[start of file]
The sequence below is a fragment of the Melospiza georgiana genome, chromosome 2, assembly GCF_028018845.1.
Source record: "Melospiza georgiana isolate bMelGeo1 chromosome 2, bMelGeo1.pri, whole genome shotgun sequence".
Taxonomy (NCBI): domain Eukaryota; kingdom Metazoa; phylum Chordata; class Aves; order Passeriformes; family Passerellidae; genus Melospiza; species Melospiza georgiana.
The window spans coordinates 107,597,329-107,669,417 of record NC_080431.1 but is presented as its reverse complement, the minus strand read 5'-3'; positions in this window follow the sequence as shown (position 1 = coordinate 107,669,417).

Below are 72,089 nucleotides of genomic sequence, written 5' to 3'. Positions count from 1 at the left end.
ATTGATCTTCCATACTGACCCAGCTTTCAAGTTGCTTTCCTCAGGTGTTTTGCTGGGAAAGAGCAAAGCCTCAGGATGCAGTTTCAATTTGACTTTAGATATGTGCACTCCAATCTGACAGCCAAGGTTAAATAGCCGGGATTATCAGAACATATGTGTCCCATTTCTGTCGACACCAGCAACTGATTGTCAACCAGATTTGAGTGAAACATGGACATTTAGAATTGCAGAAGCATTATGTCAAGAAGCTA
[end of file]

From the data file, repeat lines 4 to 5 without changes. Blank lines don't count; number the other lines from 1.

The window spans coordinates 107,597,329-107,669,417 of record NC_080431.1 but is presented as its reverse complement, the minus strand read 5'-3'; positions in this window follow the sequence as shown (position 1 = coordinate 107,669,417).

Below are 72,089 nucleotides of genomic sequence, written 5' to 3'. Positions count from 1 at the left end.